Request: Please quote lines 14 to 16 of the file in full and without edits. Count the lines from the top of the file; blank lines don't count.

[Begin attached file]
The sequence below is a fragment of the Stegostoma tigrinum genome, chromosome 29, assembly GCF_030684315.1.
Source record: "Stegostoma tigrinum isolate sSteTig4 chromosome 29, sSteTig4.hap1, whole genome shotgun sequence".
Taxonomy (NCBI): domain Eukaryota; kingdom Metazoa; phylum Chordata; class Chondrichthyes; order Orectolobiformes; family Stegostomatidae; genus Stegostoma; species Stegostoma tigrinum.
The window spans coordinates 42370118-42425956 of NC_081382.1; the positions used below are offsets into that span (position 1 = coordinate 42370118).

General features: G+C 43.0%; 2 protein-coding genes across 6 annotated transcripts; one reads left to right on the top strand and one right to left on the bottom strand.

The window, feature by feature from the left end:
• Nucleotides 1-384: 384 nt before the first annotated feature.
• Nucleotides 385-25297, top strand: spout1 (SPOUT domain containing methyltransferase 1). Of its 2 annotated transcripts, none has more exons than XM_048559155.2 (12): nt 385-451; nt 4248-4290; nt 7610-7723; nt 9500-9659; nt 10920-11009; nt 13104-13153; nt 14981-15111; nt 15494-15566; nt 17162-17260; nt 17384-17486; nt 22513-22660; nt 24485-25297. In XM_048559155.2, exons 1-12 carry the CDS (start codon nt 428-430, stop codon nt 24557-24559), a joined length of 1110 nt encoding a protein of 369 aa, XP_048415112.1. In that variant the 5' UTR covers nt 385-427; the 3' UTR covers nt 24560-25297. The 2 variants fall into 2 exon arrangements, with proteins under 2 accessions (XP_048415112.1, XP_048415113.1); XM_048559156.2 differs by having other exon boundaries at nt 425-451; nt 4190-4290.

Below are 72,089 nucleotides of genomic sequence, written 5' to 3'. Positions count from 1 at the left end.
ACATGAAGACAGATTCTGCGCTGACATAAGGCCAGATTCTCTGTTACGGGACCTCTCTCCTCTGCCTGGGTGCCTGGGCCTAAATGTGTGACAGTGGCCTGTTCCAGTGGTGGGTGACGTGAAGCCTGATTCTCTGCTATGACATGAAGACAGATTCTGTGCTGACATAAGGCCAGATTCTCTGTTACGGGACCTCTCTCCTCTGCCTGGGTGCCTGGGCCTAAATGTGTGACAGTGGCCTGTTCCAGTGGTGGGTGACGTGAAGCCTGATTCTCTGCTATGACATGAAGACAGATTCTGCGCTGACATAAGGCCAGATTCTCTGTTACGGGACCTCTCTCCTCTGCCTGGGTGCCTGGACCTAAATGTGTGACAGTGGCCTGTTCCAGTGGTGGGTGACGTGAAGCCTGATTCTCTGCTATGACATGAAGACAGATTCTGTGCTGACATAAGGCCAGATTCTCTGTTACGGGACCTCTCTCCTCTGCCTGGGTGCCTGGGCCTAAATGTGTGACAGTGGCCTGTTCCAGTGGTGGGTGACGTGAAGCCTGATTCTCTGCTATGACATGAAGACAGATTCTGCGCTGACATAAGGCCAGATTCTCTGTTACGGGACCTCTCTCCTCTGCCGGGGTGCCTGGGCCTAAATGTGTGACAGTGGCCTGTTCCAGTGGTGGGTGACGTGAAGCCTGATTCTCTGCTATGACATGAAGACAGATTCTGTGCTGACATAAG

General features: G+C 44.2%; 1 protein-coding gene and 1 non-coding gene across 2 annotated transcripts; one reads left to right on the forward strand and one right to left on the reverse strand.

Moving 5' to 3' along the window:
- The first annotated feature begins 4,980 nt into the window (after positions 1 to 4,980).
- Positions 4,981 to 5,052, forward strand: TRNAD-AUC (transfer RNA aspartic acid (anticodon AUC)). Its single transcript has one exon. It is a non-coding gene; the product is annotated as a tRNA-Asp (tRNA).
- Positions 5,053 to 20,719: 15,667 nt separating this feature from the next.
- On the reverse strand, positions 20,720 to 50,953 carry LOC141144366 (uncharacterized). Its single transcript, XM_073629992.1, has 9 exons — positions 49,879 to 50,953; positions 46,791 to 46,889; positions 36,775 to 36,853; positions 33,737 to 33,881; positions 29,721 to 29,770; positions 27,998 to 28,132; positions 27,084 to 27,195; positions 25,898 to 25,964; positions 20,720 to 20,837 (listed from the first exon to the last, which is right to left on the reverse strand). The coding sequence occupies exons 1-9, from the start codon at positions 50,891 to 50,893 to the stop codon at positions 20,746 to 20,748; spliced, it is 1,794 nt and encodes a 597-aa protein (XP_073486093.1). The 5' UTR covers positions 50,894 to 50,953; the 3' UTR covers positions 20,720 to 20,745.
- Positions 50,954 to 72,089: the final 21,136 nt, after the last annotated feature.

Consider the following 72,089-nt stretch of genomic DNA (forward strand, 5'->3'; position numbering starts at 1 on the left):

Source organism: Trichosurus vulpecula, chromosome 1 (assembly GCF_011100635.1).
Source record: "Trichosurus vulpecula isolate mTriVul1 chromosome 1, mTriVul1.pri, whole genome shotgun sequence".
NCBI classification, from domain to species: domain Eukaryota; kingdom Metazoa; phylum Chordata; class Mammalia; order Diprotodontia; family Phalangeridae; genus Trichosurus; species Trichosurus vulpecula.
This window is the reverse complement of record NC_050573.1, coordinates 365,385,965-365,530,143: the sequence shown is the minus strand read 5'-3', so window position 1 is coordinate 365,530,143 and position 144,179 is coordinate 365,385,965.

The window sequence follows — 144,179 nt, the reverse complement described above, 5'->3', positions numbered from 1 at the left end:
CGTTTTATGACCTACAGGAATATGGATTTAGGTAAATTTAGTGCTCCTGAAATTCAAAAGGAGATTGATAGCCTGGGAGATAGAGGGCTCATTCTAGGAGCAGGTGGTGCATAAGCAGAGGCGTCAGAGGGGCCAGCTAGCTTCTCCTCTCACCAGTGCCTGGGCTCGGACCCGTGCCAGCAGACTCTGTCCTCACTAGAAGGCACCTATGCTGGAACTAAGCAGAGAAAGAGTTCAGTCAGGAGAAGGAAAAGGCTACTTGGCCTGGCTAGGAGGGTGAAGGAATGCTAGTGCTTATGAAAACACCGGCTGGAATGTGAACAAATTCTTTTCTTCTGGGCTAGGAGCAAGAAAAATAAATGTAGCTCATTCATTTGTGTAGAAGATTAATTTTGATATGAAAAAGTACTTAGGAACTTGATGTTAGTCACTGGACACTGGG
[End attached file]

- Positions 4,981 to 5,052, forward strand: TRNAD-AUC (transfer RNA aspartic acid (anticodon AUC)). Its single transcript has one exon. It is a non-coding gene; the product is annotated as a tRNA-Asp (tRNA).
- Positions 5,053 to 20,719: 15,667 nt separating this feature from the next.
- On the reverse strand, positions 20,720 to 50,953 carry LOC141144366 (uncharacterized). Its single transcript, XM_073629992.1, has 9 exons — positions 49,879 to 50,953; positions 46,791 to 46,889; positions 36,775 to 36,853; positions 33,737 to 33,881; positions 29,721 to 29,770; positions 27,998 to 28,132; positions 27,084 to 27,195; positions 25,898 to 25,964; positions 20,720 to 20,837 (listed from the first exon to the last, which is right to left on the reverse strand). The coding sequence occupies exons 1-9, from the start codon at positions 50,891 to 50,893 to the stop codon at positions 20,746 to 20,748; spliced, it is 1,794 nt and encodes a 597-aa protein (XP_073486093.1). The 5' UTR covers positions 50,894 to 50,953; the 3' UTR covers positions 20,720 to 20,745.